One can argue that academic libraries have made a success of becoming research hubs for their parent institutions.
A recent Research Libraries UK report indicates that librarians are now considered 'honorary research staff members' and are taking a 'proactive and positive approach' in preparing their parent institution’s response to the Research Education Framework (REF).1 Is it now time for academic libraries to leverage these successes in research, and apply them to addressing the challenges in higher education (HE) teaching and learning?
Keeping teaching materials relevant combined with student expectations are placing a huge demand on HE institutions globally. I’d like to briefly explore how libraries can support faculty as they address these challenges.
Academics are under increasing pressure to educate students using the limited time and teaching resources available. During a recent focus group that Arm Education Media conducted with electronic engineering librarians and faculty from UK institutions, academics expressed concern that the existing three-year curriculum was ‘overpacked’. They’re also under pressure from students to make them work ready, given the huge social shifts that new technologies such as AI and automation will bring.
Using engineering again as an example, there’s a growing 'skills gap' between what educational institutions are teaching, and the skills required in today’s job market. The failure to address this gap is having serious economic consequences as industry is not able to recruit the talent necessary for growth.2
These two tensions are now putting student outcomes at the heart of discussions around the quality of teaching and learning.
Ken Chad explores the primacy of student outcomes further in his excellent briefing paper, 'The student consumer and the rise of e-textbook platforms.' He cites a recent report for SCONUL that listed ‘students as customers’ as one of the five top ‘transformational’ trends that will impact libraries over the next 10 years.3
Key to the emergence of the student as customer is the Teaching Education Framework (TEF). Is there an opportunity here for academic libraries to position themselves as critical to the success of the TEF, as they currently have with the REF? A recent Gold Leaf survey points to closer collaboration between academics and librarians, and the creation of new publishing models, as potential paths to make the TEF a success.4 However, faculty are already struggling to evaluate the existing teaching solutions available to them. How will this proliferation of new publishing models affect the ability of academics to review and implement these emerging teaching solutions?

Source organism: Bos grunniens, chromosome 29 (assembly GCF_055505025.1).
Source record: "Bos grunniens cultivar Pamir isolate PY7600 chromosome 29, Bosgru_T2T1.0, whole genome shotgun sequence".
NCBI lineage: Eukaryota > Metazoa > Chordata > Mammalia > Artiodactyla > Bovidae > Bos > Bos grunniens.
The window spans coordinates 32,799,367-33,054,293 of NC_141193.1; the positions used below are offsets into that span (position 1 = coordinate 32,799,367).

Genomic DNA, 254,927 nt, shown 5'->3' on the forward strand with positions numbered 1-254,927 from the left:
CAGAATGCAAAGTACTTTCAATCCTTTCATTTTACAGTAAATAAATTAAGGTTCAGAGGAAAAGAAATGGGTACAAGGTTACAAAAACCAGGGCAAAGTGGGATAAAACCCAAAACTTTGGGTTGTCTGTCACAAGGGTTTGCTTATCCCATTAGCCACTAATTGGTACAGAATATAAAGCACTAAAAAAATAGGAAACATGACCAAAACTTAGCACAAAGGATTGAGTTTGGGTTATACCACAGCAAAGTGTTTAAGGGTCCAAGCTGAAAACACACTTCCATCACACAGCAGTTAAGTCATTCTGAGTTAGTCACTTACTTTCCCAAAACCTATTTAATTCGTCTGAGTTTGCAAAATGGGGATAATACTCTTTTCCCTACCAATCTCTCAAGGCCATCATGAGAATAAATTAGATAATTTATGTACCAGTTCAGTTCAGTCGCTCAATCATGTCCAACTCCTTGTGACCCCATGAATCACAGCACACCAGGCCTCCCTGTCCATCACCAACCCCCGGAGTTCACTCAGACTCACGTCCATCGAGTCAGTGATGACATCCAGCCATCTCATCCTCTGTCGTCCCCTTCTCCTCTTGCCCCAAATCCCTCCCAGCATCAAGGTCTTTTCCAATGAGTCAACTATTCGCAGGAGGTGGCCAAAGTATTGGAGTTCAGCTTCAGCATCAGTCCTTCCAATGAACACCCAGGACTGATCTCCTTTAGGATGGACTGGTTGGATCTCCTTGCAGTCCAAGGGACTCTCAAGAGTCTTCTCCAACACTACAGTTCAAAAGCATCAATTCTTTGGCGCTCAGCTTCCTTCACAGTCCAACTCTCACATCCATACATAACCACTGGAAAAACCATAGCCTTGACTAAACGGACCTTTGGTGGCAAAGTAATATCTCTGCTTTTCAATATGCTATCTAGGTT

When talking about teaching solutions, it’s hard to get away from discussions around textbooks, as this is still one of the key ways in which pedagogy is delivered in academic institutions.
The Ken Chad report cites a recent strategic review by the University of Manchester, which suggests that ‘a library led e-textbook service leads to higher engagement, increased student satisfaction and a reduction in costs.’5 However, without any increase in budgets, many libraries are understandably reluctant, or unable, to take on the role of funding institutional access to textbooks.
However, it’s worth mentioning that librarians do have experience in negotiating prices down with large publishers and can bring ‘muscle’ the negotiating table by taking advantage of well-established and successful consortia purchasing models. This path should be pursued further as libraries engage in the provision of textbooks to their parent institution.
To conclude, there are three possible ways in which the academic library can be a central part of the educational programme of a university.
Collaboration: With the rise of the student as customer, the lecture theatre, the library and potentially the workplace are the most significant sites where education is going to be transformed. Meaningful partnerships between libraries, academic departments and industry need to occur in order to meet the coming challenges in education.
Curation: Academics are struggling with new educational tools and concepts. Librarians have years of experience evaluating new technologies thanks to the scholarly research industry. They can apply this critical eye to the proliferation of new educational resources that are now emerging.
Delivery: Lessons learned from years negotiating can be applied to procuring teaching materials, which should result in reducing costs. Similarly, with their experiences delivering a multitude of research products and services, librarians have the skills to navigate the complexities of delivering online educational solutions across an institution.
A version of this paper was presented at the UKSG 41st Annual Conference and Exhibition: Glasgow, April 9-11, 2018. The presentation can be viewed below.